When using SPs, use the VisibleDataSources setting to contain the all the SPs, tables, and views that should be available as DataSources. Each of the strings in this list must exactly mirror the name of the SP, table, or view as it appears in your data source.

NOTE: when the VisibleDataSources property is empty, all tables are visible by default, while all SP are hidden. If VisibleDataSources contains any names, then all tables not included in VisibleDataSources will become hidden. To use them, they must also be included in VisibleDataSources to be used together with SPs. In this code example, the table "DummyTable" is added to VisibleDataSources along with our SP to make it visible and denote the difference in naming between tables and SPs.

Lazy loading of stored procedures

Since version, we have allowed deferment of obtaining stored procedure metadata (the columns returned by executing the stored procedure) until the stored procedure is needed for a report execution or selection as a datasource. This allows for quicker initial load times when the bulk of the database schema is collected and prevents bottlenecks caused by long running stored procedures that may be orders of magnitude more complex in their execution than a table or view. Since Izenda requires a stored procedure to be run before it is able to determine the returned columns and their datatypes, the setting LazySpMetadataPulling = true helps offload that performance hit to the moment when that data is required.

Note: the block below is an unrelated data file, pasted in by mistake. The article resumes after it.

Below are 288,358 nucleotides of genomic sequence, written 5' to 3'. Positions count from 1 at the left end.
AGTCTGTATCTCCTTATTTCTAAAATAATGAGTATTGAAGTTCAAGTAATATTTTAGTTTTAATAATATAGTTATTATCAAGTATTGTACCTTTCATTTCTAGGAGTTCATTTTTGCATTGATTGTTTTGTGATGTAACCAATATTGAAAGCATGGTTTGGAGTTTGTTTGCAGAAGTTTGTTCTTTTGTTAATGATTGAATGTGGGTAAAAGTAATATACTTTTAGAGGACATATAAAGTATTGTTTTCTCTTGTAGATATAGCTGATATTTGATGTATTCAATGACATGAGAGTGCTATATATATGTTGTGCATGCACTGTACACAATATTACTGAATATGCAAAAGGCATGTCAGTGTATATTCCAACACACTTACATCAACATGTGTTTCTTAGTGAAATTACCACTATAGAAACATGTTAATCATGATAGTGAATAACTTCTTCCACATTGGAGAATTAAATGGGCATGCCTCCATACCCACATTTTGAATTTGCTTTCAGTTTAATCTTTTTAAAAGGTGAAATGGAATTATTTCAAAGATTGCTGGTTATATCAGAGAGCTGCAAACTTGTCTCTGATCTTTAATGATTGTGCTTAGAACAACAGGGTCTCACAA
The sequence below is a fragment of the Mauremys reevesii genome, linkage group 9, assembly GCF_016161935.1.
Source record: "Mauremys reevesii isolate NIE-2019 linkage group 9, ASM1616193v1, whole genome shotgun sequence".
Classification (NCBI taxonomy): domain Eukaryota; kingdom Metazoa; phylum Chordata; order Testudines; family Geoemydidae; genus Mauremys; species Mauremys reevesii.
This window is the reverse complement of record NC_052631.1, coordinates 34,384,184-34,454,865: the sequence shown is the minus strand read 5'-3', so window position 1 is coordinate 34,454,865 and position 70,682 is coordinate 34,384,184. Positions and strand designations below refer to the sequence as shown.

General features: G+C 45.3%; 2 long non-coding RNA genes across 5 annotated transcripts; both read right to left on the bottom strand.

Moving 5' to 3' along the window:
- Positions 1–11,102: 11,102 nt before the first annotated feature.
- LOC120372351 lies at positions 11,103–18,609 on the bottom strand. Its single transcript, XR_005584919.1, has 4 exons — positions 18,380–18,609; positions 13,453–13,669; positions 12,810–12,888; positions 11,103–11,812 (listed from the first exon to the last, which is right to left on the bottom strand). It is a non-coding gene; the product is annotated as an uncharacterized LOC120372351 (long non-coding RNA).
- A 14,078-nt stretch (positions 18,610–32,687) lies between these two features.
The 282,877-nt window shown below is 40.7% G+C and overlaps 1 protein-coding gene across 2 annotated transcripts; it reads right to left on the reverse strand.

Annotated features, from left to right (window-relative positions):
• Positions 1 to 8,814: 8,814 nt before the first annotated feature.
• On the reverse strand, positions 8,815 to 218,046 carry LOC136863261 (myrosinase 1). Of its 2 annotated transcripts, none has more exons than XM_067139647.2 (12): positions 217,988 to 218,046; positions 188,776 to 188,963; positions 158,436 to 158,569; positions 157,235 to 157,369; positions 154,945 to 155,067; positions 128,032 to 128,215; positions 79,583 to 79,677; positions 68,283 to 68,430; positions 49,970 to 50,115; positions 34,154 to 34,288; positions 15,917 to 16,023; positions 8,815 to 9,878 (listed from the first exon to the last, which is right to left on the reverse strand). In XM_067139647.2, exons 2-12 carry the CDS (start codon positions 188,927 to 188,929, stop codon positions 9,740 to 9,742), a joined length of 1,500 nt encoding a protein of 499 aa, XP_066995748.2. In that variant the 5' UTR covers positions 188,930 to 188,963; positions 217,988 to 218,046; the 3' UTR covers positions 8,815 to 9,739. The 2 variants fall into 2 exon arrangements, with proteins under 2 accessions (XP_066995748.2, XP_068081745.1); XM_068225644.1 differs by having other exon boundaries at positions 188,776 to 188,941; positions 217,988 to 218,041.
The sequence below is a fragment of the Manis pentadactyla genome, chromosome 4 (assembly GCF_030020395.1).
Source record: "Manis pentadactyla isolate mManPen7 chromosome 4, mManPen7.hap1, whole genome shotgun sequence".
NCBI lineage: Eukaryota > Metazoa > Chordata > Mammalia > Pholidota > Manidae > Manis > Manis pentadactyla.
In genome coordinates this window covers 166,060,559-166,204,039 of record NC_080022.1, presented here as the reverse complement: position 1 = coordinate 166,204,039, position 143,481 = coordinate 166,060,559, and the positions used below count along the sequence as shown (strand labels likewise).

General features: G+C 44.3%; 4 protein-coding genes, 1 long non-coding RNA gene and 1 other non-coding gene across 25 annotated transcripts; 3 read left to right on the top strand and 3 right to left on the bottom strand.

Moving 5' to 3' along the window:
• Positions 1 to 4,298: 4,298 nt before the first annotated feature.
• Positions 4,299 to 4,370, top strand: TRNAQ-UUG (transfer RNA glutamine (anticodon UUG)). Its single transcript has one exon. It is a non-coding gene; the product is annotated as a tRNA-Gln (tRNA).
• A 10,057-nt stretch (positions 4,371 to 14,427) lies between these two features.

Adding code for filtering the Equals(Select) drop-down.

Stored procedures generate sql for you and override the default queries created by Izenda Reports. Hence, the Equals(Select) drop-down will not be properly filtered because the stored procedure will not reflect the filter. In order to do this, you must populate the drop-down yourself using the "ProcessEqualsSelect" method.

This will enable you to fully control what dropdown options are shown to the user.

//Example implementation method to get the values that are to be used in the Equals(Select) dropdown
public string[] getEqualsSelectValues(string columnName, string dataSource)
	string sql = string.Format(@"SELECT TOP 500 {0} FROM {1} ", columnName, dataSource);